So get this, not all beaches on the Caribbean are white sand. I mean, I don't know about you but I was utterly convinced that this was fact. Probably wishful thinking more than anything. We walked on golden, grey, and black sand beaches. Not one white one. Bummer. Oh well, I've walked on the most pristine white sand beaches that squeak when you walk on them and not another soul in sight in South Western Australia and those I did not expect! Life, I tell ya, fulla chocolate box surprises.

pics to come...

Saturday, October 16, 2010

A volcano and a cloud forest

Red-eyed tree frog. So beautiful I almost cried.
Costa Rica! Pura vida! San Jose is nothing to write home about so I won't.
The bus ride to La Fortuna was beautiful, winding through the mountains with coffee plantations and tropical fruit orchards abounding. We got to La Fortuna in the early evening and we were picked up by Kelly, the manager of Essence Arenal, the hostel we would be staying at. Essence turned out to be as far out of town as you could get, up in the hills of the little town of El Castillo on the other side of the volcano. Volcan Arenal is an acive volcano that dominates the landscape and has birthed an active tourist trade around it's many side affects - hot pools, great views, and lots of volcanic activity.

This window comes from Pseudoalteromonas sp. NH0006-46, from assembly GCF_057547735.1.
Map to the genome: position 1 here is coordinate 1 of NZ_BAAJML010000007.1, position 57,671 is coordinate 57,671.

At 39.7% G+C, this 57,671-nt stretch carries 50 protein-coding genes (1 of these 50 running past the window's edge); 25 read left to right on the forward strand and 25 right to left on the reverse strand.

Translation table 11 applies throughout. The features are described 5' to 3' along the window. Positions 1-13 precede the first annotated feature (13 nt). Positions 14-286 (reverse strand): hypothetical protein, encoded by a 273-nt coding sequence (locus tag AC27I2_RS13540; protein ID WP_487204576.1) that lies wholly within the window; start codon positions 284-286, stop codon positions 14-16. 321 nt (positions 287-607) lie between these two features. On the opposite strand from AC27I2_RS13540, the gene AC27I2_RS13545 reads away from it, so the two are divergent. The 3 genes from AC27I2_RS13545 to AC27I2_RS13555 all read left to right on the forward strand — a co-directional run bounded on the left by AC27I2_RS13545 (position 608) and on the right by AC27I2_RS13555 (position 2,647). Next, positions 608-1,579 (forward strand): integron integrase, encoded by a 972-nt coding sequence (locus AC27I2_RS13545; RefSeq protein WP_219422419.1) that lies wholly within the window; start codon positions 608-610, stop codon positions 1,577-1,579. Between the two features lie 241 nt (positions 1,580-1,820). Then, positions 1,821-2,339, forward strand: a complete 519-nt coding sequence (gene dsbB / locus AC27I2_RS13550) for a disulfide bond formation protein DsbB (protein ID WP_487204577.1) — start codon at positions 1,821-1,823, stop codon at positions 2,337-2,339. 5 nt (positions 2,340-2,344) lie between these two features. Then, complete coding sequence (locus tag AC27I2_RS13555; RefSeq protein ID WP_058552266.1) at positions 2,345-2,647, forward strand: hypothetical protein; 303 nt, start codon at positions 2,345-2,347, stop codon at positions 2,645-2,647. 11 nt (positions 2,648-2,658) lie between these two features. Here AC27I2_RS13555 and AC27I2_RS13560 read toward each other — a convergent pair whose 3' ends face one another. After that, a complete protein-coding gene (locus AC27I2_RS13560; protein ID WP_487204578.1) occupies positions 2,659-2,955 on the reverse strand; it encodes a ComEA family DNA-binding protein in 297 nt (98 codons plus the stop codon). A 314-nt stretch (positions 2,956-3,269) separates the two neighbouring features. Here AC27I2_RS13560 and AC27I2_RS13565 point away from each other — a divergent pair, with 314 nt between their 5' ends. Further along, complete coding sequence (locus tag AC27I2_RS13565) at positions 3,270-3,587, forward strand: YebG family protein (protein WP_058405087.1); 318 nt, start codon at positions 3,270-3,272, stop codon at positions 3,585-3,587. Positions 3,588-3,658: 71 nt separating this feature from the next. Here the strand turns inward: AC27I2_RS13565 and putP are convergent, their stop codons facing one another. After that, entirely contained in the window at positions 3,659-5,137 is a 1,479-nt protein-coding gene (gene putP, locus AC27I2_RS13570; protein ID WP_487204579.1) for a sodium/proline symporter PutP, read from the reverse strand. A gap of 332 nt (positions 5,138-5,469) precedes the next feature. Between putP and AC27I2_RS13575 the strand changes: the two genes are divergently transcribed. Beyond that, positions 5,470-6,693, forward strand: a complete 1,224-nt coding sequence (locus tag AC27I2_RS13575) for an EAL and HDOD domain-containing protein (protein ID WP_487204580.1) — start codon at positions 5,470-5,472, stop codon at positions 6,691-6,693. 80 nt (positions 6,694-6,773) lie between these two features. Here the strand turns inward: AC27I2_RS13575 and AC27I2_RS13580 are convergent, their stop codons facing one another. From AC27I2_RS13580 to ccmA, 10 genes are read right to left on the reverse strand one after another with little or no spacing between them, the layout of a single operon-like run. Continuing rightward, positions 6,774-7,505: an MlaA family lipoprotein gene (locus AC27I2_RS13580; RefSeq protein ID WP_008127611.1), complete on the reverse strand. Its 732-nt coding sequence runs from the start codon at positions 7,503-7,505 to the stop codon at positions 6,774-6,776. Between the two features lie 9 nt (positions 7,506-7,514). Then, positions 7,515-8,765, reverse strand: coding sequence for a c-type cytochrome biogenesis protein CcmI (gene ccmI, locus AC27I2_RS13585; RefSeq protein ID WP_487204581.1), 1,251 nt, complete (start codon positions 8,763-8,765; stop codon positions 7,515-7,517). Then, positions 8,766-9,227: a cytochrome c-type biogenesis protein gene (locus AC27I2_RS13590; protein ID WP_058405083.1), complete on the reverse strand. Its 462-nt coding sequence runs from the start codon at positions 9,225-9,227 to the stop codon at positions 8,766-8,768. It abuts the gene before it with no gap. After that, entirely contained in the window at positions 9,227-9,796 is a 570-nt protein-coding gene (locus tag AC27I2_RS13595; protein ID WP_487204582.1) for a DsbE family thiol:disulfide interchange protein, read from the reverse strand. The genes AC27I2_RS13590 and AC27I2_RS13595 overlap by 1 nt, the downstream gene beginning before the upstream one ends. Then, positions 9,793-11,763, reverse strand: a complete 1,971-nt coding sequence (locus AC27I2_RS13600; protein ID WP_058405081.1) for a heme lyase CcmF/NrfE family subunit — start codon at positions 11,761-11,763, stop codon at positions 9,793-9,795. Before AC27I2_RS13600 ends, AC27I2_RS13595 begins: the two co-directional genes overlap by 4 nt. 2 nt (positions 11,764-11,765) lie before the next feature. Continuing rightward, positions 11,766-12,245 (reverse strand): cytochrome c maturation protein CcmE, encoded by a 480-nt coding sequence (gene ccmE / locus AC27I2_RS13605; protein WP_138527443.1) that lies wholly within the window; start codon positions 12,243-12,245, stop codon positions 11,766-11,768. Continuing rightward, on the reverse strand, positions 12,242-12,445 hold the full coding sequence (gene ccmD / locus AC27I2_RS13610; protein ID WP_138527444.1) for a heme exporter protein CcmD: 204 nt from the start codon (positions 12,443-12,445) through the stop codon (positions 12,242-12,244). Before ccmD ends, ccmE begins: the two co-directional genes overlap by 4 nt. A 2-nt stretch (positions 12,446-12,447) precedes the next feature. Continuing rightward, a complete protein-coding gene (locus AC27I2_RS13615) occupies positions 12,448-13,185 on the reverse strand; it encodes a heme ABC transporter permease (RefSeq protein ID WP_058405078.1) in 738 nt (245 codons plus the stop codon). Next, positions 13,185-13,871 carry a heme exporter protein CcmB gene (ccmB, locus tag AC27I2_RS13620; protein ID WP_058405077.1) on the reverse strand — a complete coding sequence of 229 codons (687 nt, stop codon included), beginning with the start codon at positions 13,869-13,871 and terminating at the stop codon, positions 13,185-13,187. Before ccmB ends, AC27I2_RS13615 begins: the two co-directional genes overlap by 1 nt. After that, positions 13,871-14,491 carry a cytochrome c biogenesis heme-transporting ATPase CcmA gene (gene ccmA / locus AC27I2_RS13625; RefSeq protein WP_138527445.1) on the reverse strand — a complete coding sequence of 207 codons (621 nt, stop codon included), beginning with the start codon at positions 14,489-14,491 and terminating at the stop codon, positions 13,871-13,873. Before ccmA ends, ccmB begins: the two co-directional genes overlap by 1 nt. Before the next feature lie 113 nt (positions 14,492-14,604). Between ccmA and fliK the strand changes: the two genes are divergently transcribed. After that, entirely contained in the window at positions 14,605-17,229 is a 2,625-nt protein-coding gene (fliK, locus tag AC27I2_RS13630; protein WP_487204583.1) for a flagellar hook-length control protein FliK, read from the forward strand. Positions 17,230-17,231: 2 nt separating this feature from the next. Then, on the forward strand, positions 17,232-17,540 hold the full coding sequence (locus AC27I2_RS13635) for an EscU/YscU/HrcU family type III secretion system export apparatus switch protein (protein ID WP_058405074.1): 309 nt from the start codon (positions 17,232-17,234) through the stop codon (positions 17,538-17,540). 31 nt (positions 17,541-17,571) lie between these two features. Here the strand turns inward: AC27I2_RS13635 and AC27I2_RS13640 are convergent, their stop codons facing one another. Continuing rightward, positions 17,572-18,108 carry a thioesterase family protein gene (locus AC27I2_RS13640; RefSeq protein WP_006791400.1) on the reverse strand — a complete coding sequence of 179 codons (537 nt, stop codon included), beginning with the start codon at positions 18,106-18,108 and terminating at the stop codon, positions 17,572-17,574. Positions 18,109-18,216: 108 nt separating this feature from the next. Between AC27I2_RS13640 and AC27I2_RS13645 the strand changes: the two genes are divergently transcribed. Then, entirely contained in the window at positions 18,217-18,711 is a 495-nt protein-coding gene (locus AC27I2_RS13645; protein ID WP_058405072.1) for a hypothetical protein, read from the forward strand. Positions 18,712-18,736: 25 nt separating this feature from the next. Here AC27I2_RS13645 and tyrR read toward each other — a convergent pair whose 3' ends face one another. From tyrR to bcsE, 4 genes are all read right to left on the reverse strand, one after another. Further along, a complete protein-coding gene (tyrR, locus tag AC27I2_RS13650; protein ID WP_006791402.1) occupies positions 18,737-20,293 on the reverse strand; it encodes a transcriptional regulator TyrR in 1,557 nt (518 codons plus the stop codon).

Sunset at Essence